As explained, these sections of the CJJA 1982 apply only to disputes within the UK. If a dispute crosses UK borders (e.g. if one of the parties is based in the EU), the Hague Convention on Choice of Court Agreements 2005 (“Hague Convention”) will be engaged.

The Hague Convention provides that where there is an exclusive jurisdiction clause in a contract favouring the courts of a contracting state, the other contracting states will give effect to it. However, Article 2(1)(b) specifically carves out exclusives jurisdiction clauses in employment contracts from the scope of the Hague Convention.

Therefore, in UK-EU whistleblowing disputes, it’s now up to the relevant national laws of each individual country to determine whether the courts of that country have jurisdiction to hear the dispute.

Example

Alec, a whistleblower, is domiciled in England and employed by the English branch of a company based in Spain. He always works in England.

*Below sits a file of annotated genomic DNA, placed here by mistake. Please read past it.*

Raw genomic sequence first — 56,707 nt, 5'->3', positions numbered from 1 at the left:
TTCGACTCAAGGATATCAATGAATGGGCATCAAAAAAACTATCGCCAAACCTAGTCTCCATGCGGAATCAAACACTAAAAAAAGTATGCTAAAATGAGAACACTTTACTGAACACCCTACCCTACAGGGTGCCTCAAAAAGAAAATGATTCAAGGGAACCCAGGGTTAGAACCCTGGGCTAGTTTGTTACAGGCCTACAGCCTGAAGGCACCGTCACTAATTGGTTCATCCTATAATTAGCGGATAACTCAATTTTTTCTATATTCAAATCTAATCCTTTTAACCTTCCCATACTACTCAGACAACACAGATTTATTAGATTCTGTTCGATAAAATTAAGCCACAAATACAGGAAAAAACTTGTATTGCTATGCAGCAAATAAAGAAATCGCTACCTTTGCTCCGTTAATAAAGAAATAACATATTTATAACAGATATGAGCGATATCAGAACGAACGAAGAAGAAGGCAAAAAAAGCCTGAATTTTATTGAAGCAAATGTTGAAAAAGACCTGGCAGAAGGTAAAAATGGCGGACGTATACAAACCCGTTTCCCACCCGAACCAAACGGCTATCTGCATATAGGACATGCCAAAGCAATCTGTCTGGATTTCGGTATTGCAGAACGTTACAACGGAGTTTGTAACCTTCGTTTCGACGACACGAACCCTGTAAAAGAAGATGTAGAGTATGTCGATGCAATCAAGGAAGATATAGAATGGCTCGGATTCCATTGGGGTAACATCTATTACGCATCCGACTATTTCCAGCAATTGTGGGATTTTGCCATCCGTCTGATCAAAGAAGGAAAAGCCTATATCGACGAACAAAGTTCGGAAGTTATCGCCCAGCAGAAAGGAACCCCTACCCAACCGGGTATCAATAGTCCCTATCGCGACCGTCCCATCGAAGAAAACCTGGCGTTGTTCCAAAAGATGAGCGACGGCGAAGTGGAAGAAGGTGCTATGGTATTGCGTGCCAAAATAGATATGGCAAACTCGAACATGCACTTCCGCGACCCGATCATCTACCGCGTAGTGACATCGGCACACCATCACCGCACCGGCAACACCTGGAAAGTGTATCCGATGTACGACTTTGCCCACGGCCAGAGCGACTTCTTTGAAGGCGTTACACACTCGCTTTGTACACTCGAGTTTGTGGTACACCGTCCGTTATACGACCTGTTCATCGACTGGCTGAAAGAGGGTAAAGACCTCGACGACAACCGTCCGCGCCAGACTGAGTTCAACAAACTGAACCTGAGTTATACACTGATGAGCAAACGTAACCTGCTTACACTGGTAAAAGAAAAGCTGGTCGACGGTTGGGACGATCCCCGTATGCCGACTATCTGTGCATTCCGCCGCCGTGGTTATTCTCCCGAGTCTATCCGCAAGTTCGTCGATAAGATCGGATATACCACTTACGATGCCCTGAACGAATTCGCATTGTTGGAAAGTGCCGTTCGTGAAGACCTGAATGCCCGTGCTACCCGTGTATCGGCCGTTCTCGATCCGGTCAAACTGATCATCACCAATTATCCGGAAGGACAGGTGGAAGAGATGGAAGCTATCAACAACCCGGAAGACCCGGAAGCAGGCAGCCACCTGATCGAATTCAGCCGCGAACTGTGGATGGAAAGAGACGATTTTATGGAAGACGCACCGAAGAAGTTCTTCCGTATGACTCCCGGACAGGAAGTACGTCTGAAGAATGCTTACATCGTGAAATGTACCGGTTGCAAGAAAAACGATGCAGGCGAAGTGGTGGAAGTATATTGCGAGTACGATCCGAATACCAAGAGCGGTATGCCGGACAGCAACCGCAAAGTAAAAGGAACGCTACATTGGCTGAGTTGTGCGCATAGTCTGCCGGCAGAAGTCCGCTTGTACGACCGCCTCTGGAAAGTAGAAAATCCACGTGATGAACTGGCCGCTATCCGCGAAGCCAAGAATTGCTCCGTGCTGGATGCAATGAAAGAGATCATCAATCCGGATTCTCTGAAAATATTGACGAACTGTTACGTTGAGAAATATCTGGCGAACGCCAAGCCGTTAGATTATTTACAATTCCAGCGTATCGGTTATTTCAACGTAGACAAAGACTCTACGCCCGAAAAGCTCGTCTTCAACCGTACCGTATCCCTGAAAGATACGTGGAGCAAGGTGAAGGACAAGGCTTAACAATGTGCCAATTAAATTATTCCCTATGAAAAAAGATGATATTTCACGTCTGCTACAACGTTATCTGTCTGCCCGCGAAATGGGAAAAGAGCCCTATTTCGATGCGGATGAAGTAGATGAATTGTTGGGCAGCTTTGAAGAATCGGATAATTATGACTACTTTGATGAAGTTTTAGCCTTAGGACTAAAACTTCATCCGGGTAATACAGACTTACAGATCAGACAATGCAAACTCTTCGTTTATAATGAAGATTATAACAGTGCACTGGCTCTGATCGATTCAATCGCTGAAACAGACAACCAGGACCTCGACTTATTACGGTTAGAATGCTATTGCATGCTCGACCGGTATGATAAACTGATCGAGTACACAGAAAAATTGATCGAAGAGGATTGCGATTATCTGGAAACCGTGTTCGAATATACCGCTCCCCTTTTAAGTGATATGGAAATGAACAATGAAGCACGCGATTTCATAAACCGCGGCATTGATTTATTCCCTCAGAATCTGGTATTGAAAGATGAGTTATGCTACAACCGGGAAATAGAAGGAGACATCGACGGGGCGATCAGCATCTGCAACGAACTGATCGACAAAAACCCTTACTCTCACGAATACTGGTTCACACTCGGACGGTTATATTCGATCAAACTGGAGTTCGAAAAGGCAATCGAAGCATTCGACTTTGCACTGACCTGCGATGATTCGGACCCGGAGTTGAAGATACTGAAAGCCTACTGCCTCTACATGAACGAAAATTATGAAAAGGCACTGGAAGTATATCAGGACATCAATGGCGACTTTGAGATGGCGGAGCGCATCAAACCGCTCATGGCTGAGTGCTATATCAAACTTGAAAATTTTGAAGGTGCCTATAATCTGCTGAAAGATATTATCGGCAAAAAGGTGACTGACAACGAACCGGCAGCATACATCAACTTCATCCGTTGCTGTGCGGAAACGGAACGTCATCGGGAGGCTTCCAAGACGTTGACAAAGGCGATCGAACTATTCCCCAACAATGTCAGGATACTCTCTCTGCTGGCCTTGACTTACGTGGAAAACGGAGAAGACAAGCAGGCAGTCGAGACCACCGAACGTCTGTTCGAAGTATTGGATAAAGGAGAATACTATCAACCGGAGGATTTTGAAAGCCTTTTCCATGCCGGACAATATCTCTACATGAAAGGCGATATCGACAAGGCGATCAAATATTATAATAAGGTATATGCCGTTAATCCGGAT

Alec wishes to bring a detriment claim against his employer. Alec will be able to sue his employer in England. Whether he can sue his employer in Spain will depend on Spain’s national laws on jurisdiction.

Conclusion

In summary, the UK’s failure to re-accede the Lugano Convention will have minimal impact on whistleblowers who both live and work in the UK for a UK-domiciled employer, as their ability to sue in the UK under the CJJA 1982 remains unaffected.

However, whistleblowers whose work has a cross-border element (e.g. they work partly from an EU state, or their employer is based in the EU), are now left to navigate the murky waters of national jurisdiction regimes.

Nevertheless, hope might be on the way in the form of the 2019 Hague Convention on the Recognition and Enforcement of Foreign Judgments in Civil or Commercial Matters. Unfortunately, it’s unlikely to be introduced anytime within the next five years, so for now, at least, cross-border UK-EU whistleblowing disputes are likely to increase in complexity as domestic regimes are engaged.

The rules on jurisdiction are tricky and it’s a good idea to seek specialist legal advice if you’re involved in a cross-border dispute. For advice on how best to raise concerns and the protection available to whistleblowers in the UK, contact our Advice Line.